Will Online Learning Limit Students' Creative Potential?
In a New York Times article entitled "Engineering Serendipity," author and transportation scholar Greg Lindsey writes about the ways companies are trying to get their employees to casually interact in the workplace, in the hopes of spurring creativity. In a much-talked-about example, new Yahoo CEO Marissa Mayer recently banned telecommuting, citing the need for a more collaborative culture.
Lindsey points to similar developments at other companies:
That same day, Google provided details of its new campus in Mountain View, Calif., to Vanity Fair. Buildings resembling bent rectangles were designed, in the words of the search giant's real estate chief, to maximize "casual collisions of the work force." Rooftop cafes will offer additional opportunities for close encounters, and no employees in the complex will be more than a two-and-a-half-minute walk away from one another. "You can't schedule innovation," he said, as Google knows well, attributing the genesis of such projects as Gmail, Google News and Street View to engineers having fortuitous conversations at lunch.
For those of us in education, it's hard not to wonder how this argument might apply to what's going on in schools. Education Week reporter Katie Ash recently wrote about how some schools are redesigning physical spaces to be "more interactive and mirror the workplaces of today and the future." She explains that the "new look puts a high priority on small-group work, use of mobile devices, and project-based digital learning."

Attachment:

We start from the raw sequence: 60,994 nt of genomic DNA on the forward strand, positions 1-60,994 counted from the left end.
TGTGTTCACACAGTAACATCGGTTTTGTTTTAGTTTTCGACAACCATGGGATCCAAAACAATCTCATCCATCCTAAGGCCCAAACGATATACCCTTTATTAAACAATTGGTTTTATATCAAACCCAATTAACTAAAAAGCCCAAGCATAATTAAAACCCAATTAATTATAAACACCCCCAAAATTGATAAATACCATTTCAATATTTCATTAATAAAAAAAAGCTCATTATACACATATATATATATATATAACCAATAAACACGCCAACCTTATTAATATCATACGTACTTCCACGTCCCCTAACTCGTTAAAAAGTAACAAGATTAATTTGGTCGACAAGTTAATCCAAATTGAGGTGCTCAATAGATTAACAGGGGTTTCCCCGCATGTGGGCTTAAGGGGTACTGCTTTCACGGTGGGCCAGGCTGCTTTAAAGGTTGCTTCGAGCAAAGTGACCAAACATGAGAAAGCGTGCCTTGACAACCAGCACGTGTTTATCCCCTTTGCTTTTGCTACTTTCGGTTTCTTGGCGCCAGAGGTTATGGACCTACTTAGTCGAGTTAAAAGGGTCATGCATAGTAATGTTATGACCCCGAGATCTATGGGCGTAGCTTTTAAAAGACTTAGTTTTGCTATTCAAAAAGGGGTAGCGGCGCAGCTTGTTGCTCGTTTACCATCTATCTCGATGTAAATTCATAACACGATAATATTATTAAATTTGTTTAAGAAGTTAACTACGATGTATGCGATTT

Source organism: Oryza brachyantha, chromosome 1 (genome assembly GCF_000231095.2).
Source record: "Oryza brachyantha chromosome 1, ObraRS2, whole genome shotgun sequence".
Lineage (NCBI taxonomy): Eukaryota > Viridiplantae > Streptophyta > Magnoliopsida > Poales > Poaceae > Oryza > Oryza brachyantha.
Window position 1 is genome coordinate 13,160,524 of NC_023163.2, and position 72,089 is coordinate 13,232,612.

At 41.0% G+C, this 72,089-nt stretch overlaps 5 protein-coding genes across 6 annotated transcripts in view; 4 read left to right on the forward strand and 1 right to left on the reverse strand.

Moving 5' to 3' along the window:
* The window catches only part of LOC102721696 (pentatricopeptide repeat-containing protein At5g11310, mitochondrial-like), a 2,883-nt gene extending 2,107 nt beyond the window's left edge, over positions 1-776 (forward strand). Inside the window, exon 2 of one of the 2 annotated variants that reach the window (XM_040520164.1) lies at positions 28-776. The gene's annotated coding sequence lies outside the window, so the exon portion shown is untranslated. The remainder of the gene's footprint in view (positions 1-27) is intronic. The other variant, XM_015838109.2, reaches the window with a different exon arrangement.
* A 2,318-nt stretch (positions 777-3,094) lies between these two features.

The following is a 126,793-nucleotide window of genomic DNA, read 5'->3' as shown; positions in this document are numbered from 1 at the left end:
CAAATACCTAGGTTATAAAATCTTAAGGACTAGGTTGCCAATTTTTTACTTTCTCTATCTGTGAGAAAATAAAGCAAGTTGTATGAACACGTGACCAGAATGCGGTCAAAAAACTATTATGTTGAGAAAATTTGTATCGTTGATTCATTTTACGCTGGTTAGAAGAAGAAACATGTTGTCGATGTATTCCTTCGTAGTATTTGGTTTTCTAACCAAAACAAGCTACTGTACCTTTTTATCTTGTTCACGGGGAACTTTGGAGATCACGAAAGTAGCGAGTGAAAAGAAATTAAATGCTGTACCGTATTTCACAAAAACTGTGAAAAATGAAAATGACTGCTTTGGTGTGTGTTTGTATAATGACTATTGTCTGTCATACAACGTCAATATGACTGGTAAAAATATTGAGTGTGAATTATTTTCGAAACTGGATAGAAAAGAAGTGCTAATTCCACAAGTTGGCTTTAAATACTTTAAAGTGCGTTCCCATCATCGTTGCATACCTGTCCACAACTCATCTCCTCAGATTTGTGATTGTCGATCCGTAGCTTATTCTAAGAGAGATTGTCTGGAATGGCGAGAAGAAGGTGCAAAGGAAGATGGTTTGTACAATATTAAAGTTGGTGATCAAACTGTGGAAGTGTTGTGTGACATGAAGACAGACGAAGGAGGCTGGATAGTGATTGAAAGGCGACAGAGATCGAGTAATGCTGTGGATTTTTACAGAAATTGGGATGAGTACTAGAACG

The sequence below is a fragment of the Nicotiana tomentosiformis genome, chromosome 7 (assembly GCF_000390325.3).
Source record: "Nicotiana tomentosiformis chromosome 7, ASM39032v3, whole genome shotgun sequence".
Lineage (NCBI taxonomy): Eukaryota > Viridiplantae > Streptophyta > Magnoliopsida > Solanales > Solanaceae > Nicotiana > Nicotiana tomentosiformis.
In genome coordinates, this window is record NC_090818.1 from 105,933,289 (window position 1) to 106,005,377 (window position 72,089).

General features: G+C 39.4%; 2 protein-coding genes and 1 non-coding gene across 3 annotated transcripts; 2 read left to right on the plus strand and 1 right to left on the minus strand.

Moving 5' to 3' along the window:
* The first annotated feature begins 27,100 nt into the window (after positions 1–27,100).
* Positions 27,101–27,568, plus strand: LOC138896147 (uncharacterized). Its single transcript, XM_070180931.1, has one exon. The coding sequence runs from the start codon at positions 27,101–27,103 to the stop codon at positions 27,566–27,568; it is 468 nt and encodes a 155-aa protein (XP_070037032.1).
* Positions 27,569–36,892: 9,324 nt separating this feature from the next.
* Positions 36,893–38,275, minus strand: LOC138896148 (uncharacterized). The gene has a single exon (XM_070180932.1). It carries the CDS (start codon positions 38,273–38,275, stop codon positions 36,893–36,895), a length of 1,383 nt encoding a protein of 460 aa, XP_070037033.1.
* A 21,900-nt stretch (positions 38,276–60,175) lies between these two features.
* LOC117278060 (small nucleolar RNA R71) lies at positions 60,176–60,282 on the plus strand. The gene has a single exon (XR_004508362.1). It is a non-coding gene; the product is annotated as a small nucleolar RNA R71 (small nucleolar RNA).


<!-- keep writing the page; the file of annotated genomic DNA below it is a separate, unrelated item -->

At the same time, more districts and schools are moving to blended- and online-learning models, which reduce face-to-face time with their teachers and peers. With the new focus on "personalized learning" through technology, will students be less collaborative and innovative? That is, leaving the social aspect aside (the argument that kids need to learn social skills together is already prevalent), is there any fear that with less student-to-student interaction, kids will miss out on idea-making?
For this to be a viable case against online learning, you'd probably first have to establish that one of the major goals of the education system is to inspire students to create (as is clearly the goal at Google or Yahoo). But as critics of the test-score-focused accountability movement will tell you, that's not an easy case to make these days. Would love to get your feedback in the comments section below.